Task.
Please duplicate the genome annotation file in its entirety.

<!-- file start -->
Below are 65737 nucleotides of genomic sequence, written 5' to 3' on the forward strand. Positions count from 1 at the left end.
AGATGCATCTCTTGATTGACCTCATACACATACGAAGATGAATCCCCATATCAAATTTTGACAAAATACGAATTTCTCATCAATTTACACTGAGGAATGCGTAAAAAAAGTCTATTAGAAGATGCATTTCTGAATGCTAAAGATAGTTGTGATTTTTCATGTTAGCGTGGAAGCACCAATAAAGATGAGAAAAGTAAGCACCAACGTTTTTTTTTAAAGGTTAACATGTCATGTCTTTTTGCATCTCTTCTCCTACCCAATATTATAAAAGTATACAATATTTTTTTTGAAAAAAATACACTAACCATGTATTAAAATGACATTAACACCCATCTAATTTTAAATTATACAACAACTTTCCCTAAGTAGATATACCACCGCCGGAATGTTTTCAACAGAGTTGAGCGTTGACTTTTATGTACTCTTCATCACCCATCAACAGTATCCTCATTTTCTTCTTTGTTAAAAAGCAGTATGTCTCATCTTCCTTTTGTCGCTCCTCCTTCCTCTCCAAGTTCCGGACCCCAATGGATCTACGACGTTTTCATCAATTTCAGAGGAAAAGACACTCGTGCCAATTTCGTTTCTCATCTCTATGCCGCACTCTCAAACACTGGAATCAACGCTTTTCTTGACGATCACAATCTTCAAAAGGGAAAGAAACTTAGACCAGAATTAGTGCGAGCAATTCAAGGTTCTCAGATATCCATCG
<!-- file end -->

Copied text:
Below are 65737 nucleotides of genomic sequence, written 5' to 3' on the forward strand. Positions count from 1 at the left end.
AGATGCATCTCTTGATTGACCTCATACACATACGAAGATGAATCCCCATATCAAATTTTGACAAAATACGAATTTCTCATCAATTTACACTGAGGAATGCGTAAAAAAAGTCTATTAGAAGATGCATTTCTGAATGCTAAAGATAGTTGTGATTTTTCATGTTAGCGTGGAAGCACCAATAAAGATGAGAAAAGTAAGCACCAACGTTTTTTTTTAAAGGTTAACATGTCATGTCTTTTTGCATCTCTTCTCCTACCCAATATTATAAAAGTATACAATATTTTTTTTGAAAAAAATACACTAACCATGTATTAAAATGACATTAACACCCATCTAATTTTAAATTATACAACAACTTTCCCTAAGTAGATATACCACCGCCGGAATGTTTTCAACAGAGTTGAGCGTTGACTTTTATGTACTCTTCATCACCCATCAACAGTATCCTCATTTTCTTCTTTGTTAAAAAGCAGTATGTCTCATCTTCCTTTTGTCGCTCCTCCTTCCTCTCCAAGTTCCGGACCCCAATGGATCTACGACGTTTTCATCAATTTCAGAGGAAAAGACACTCGTGCCAATTTCGTTTCTCATCTCTATGCCGCACTCTCAAACACTGGAATCAACGCTTTTCTTGACGATCACAATCTTCAAAAGGGAAAGAAACTTAGACCAGAATTAGTGCGAGCAATTCAAGGTTCTCAGATATCCATCG